The furnace was enclosed within the building with the gambrel roof

In 1823, a published report describes the output of the Upper Works and the Lower Works combined.  According to this document, which does not differentiate between the two companies, they made stoves, cooking hollow ware, potash kettles, machinery and bar iron with a market value of over $24,000.  The two companies employed 90 men with a payroll of $8,000 annually and they 1,000 tons of ore and 300,000 bushels of charcoal.

 

In 1825, the New Hampshire Patriot advertised the sale of the Upper Works and included a detailed description of the buildings and equipment. The property included a (water) mill privilege with 240 acres adjoining, a furnace, a forge, blacksmith shop, grist and sawmills, two warehouses, a store, three large barns, six dwelling houses and more.  The advertisement contains an extensive list of the finished products on hand:  bar iron, castings, ox chains, tire iron, shovels, scythes, stoves, and many more items.  The Upper Works burned in 1827. Although some sources indicate that the works were not reopened, it is likely that they were rebuilt.  Published sources in 1829, 1832 and 1833 refer either to the Upper Works by name, or state that were two companies operating at the time.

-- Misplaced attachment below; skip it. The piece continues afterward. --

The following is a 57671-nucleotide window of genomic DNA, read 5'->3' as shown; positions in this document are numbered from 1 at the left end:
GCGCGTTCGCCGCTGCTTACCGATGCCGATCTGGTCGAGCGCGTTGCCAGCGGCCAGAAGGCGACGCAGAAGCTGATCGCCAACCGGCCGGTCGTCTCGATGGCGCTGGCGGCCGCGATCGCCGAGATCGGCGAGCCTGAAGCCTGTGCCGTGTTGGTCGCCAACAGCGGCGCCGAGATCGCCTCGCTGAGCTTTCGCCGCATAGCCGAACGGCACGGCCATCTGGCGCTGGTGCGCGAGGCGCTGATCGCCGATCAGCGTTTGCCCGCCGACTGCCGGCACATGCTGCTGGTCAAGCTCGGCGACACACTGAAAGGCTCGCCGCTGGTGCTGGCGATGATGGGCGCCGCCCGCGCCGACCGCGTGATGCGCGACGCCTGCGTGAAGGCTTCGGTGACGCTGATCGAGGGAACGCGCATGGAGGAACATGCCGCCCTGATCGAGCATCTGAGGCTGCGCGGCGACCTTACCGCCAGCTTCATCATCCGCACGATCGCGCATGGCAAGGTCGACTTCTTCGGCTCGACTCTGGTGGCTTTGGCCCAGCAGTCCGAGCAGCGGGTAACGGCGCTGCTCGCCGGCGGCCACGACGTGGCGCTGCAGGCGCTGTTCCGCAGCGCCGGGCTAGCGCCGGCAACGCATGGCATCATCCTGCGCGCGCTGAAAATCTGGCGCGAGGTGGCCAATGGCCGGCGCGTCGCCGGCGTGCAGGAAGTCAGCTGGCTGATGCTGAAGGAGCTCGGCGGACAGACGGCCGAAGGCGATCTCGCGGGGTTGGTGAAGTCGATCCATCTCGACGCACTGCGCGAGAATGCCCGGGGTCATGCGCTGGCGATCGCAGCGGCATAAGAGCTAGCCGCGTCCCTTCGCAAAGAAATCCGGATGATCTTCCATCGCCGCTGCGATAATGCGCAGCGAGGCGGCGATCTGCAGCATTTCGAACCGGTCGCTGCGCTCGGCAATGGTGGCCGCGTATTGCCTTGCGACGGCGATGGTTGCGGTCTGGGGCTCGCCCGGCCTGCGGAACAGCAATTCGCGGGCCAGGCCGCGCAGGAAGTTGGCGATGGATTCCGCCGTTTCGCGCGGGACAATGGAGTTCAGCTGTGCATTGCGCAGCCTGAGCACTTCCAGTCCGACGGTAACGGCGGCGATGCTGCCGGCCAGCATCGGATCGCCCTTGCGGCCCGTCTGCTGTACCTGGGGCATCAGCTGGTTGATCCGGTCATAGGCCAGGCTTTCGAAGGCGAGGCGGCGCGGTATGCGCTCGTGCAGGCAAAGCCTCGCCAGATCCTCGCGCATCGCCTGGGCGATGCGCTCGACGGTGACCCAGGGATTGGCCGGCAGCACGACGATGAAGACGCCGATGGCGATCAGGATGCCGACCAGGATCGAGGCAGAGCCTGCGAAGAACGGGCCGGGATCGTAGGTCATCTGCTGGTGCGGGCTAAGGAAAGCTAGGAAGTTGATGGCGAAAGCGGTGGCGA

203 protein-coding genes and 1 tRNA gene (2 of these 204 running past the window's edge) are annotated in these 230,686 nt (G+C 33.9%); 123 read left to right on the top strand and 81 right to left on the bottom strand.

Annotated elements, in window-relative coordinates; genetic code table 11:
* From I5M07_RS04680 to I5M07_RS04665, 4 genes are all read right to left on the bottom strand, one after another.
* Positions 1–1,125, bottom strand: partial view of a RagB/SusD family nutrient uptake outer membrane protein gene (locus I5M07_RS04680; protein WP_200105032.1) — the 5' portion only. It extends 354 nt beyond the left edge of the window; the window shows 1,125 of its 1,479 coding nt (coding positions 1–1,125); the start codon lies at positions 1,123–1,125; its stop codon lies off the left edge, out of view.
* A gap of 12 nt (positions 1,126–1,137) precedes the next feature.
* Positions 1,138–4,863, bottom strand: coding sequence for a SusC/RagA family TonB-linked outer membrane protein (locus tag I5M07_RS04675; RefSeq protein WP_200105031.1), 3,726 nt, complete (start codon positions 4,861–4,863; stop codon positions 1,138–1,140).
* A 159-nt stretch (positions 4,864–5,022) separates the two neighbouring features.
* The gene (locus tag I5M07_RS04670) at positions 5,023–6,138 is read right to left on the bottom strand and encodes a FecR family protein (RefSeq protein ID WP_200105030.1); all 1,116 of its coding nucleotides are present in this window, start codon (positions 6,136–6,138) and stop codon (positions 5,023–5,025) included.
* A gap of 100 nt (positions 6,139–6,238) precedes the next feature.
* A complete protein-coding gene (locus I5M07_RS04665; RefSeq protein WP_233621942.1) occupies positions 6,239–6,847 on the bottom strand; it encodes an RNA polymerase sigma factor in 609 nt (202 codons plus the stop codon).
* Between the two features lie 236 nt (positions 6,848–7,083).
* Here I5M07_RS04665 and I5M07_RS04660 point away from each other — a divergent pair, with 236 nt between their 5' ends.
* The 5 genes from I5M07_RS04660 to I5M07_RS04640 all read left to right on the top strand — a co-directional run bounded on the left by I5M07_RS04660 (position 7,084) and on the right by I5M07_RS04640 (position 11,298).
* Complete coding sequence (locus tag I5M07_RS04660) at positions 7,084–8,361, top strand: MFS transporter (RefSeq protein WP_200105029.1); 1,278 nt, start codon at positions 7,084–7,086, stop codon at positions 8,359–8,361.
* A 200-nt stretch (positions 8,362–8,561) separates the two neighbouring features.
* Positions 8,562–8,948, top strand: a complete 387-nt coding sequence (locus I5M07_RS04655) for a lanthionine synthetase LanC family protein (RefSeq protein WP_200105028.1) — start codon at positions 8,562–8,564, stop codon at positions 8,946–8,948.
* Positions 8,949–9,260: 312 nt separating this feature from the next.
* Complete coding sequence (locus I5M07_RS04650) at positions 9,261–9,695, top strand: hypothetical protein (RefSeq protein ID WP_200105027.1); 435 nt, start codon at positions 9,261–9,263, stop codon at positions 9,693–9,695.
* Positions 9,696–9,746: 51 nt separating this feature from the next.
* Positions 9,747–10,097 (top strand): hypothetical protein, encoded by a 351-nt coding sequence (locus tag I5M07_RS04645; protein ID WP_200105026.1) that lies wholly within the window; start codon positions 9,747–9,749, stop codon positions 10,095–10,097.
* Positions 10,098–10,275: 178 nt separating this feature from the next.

It’s quite apparent that the two companies were large, with a wide variety of products.  Most of the production was consumed locally; transportation by wagon for any distance would have been quite expensive.  (Railroads did not reach the area until the early 1850s.)  In 1832, the Lower Works produced 300 tons of castings and 130 tons of bar iron, valued at $34,000. The same report indicates that the Upper Works produced fifty tons of bar iron, worth $5.500.  Both companies were profitable. 

 

The manufacture of iron in the early years of the 19th century required three raw materials:  iron ore; limestone, which acted as a flux, and charcoal.  Limestone was produced  nearby. (Remnants of one lime kiln survive in Lisbon and another in Haverhill.)  The need for charcoal was enormous.  In 1841, Charles T. Jackson, in his Geology of New Hampshire, quotes figures supplied by the company’s agent.  According to Jackson, the furnace was kept in blast from 16-26 weeks at a time, consuming 200,000 to 300,000 bushels of charcoal.  A single charge of the furnace used 280 pounds of ore, 15 bushels of charcoal, and one box of limestone.  160 bushels of charcoal were needed to smelt one ton of ore.